A Dutch expedition to Indonesia arrived on the island of Do Cerne on 17 September 1598, and named it Mauritius in honour of the Mayor Prince Maurice of Nassau. The first Dutch occupation of Mauritius (1637 - 1658) had virtually no connection with our ancestors. The presence of British and French competition in the Indian Ocean prompted the Dutch East India Company (VOC) to occupy Mauritius a few years later. In 1663 Zacharias Wagenaer, the governor of the Cape, was commissioned to relocate a Dutch settlement in Mauritius. In the second occupation a number of our ancestors get connected to Mauritius. These include Pretorius, Blom, Van Eeden, Zaaijman (Zaayman / Saayman), Bruijns, De Vries, Vlok, and others.
Due to the Covid-19 lockdown, this presentation could only take place as a video event.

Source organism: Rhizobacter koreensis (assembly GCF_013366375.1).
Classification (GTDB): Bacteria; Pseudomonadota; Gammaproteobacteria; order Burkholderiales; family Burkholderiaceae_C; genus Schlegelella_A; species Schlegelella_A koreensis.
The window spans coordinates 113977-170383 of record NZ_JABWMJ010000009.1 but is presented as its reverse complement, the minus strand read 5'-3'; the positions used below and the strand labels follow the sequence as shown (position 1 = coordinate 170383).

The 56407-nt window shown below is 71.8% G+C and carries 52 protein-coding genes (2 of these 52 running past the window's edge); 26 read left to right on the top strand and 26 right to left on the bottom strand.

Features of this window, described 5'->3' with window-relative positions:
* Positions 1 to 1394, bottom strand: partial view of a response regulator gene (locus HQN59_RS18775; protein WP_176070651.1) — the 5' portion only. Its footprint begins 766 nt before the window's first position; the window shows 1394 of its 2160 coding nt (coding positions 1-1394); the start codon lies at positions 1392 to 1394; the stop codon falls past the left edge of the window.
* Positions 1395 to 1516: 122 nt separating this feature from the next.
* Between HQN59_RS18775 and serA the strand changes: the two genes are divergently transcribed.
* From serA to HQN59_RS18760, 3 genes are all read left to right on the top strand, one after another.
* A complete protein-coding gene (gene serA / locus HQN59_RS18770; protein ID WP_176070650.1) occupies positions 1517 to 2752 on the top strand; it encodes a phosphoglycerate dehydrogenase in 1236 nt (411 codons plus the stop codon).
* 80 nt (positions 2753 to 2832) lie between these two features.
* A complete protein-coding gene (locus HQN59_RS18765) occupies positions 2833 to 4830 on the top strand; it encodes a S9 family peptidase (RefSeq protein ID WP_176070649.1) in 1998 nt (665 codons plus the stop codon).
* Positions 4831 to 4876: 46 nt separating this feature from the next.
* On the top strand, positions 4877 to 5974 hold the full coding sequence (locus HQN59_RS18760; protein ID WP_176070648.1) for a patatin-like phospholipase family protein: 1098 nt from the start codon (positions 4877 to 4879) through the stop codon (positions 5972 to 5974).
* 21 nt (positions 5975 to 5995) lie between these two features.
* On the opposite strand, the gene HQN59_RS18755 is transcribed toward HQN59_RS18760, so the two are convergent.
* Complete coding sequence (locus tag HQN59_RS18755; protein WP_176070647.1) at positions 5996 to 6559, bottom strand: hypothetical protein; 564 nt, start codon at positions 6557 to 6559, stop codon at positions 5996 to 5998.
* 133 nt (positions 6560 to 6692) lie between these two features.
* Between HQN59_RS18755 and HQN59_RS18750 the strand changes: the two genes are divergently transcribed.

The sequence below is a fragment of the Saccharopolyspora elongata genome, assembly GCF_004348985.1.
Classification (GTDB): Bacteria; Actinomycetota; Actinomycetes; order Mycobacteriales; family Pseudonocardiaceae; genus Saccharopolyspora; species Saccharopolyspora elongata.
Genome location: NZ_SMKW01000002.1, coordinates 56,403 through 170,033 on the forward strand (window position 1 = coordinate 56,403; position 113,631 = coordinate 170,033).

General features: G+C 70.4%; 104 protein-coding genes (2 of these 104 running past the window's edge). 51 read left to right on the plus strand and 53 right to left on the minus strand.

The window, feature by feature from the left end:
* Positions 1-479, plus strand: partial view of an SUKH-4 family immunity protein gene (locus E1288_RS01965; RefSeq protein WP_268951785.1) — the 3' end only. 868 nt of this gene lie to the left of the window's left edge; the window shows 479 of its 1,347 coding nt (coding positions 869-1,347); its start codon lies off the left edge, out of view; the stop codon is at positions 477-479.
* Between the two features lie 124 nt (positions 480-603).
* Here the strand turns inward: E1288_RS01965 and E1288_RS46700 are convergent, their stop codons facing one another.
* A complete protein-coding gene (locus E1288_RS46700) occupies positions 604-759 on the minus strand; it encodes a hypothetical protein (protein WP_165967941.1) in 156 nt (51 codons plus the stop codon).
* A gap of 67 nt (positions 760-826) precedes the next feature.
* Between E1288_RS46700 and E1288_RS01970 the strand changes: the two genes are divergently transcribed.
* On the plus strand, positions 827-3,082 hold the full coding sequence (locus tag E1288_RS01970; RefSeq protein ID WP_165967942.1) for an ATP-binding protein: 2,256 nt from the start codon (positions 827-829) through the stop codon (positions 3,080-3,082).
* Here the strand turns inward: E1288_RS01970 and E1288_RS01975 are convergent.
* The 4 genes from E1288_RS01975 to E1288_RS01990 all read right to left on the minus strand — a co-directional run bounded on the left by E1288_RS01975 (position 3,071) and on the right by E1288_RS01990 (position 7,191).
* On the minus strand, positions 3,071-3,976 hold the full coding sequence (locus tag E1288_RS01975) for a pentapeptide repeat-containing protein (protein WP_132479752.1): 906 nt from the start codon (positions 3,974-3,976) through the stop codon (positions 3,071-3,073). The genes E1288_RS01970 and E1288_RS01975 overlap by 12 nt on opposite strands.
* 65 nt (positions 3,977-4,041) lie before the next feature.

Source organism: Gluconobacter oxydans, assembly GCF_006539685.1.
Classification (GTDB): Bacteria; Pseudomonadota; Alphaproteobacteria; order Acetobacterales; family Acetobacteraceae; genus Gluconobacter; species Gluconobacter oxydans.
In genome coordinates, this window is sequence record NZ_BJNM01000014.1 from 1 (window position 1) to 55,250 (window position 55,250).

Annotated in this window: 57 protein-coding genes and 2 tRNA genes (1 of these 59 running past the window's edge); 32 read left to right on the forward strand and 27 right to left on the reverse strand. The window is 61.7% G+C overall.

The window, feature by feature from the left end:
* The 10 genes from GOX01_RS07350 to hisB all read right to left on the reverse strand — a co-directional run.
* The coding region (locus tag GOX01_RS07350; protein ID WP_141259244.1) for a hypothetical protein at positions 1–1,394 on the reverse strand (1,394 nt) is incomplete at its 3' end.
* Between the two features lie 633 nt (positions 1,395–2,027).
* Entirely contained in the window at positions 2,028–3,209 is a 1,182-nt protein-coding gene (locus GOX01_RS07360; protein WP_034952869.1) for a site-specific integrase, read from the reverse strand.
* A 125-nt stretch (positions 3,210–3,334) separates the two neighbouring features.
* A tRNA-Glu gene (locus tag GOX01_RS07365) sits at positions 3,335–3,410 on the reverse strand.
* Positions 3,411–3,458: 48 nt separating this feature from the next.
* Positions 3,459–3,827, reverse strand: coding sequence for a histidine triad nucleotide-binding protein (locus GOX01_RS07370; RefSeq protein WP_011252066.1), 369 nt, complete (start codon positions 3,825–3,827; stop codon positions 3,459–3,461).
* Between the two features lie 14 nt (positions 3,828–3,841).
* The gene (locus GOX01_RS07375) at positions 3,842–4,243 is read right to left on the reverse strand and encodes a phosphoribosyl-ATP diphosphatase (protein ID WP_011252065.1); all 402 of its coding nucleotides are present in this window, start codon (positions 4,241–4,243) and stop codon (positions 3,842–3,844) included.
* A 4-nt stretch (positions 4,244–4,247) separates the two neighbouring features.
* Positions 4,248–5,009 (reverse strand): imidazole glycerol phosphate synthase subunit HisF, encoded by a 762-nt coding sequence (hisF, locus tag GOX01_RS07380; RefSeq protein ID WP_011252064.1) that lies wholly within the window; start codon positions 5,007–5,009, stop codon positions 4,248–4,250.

Carnegie, Poverty and Triumph

Prof Grietjie Verhoef
Prof Grietjie Verhoef, 14 Maart 2020
In Prof. Grietjie Verhoef of the University of Johannesburg's outline of Afrikaner poverty he addressed factors, such as civilisation waves that have social and economic impact. The Afrikaner's isolation from development elsewhere in the world (the Industrial Revolution) and then external factors such as bovine diseases, drought and the Anglo-Boer War contained the germ for impoverishment.
In addition, the urbanisation of Afrikaners who could no longer farm sustainably also deepended poverty; Afrikaners were not geared and equipped for the inevitable competition in the cities. A sense of inferiority and dependence arose. There was an overall inability of the individual to do something about his / her situation. The Carnegie Commission of Inquiry into the poor white issue in 1933 found that the circle of poverty was indeed reversible but that an economic build-up had to be nourished by a cultural and social foundation. Apart from education and training, a sense of independence and confidence had to be developed.